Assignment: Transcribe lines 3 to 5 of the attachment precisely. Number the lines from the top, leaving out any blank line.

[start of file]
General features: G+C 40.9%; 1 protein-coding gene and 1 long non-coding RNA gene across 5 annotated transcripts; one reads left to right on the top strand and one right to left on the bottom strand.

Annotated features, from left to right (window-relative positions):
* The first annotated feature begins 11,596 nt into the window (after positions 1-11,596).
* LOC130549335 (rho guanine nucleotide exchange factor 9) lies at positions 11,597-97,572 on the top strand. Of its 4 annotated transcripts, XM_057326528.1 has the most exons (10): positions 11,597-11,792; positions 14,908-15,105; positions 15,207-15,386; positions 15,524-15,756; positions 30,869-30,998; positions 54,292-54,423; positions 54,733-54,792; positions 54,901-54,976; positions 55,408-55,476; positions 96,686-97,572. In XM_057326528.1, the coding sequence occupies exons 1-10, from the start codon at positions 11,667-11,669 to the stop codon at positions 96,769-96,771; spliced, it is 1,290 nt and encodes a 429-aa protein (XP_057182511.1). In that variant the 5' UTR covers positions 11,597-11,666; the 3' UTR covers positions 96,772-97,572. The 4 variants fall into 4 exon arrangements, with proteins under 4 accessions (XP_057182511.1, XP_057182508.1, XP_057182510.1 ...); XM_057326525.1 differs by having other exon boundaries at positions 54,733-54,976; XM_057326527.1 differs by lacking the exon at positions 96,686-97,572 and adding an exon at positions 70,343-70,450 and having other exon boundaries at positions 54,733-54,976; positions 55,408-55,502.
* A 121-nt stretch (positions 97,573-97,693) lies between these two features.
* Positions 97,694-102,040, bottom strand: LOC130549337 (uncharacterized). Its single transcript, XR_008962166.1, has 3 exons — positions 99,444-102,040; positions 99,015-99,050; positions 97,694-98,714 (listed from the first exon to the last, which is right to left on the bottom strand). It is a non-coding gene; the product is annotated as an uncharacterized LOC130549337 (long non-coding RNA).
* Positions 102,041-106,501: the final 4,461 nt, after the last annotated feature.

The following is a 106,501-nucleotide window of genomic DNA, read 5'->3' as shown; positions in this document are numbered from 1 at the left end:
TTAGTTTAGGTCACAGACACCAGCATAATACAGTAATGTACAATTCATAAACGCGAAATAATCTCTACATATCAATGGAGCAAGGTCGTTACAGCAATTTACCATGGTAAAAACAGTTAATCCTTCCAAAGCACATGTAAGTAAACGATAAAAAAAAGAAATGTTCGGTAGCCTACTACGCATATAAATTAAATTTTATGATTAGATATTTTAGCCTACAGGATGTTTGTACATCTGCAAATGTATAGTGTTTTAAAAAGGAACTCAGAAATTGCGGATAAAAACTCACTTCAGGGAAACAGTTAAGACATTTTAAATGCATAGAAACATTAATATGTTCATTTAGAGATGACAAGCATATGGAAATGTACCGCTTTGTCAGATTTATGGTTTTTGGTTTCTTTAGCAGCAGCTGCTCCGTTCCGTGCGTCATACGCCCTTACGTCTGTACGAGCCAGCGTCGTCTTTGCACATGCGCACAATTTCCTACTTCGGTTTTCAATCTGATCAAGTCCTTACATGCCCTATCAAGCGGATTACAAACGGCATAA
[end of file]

* The first annotated feature begins 11,596 nt into the window (after positions 1-11,596).
* LOC130549335 (rho guanine nucleotide exchange factor 9) lies at positions 11,597-97,572 on the top strand. Of its 4 annotated transcripts, XM_057326528.1 has the most exons (10): positions 11,597-11,792; positions 14,908-15,105; positions 15,207-15,386; positions 15,524-15,756; positions 30,869-30,998; positions 54,292-54,423; positions 54,733-54,792; positions 54,901-54,976; positions 55,408-55,476; positions 96,686-97,572. In XM_057326528.1, the coding sequence occupies exons 1-10, from the start codon at positions 11,667-11,669 to the stop codon at positions 96,769-96,771; spliced, it is 1,290 nt and encodes a 429-aa protein (XP_057182511.1). In that variant the 5' UTR covers positions 11,597-11,666; the 3' UTR covers positions 96,772-97,572. The 4 variants fall into 4 exon arrangements, with proteins under 4 accessions (XP_057182511.1, XP_057182508.1, XP_057182510.1 ...); XM_057326525.1 differs by having other exon boundaries at positions 54,733-54,976; XM_057326527.1 differs by lacking the exon at positions 96,686-97,572 and adding an exon at positions 70,343-70,450 and having other exon boundaries at positions 54,733-54,976; positions 55,408-55,502.
* A 121-nt stretch (positions 97,573-97,693) lies between these two features.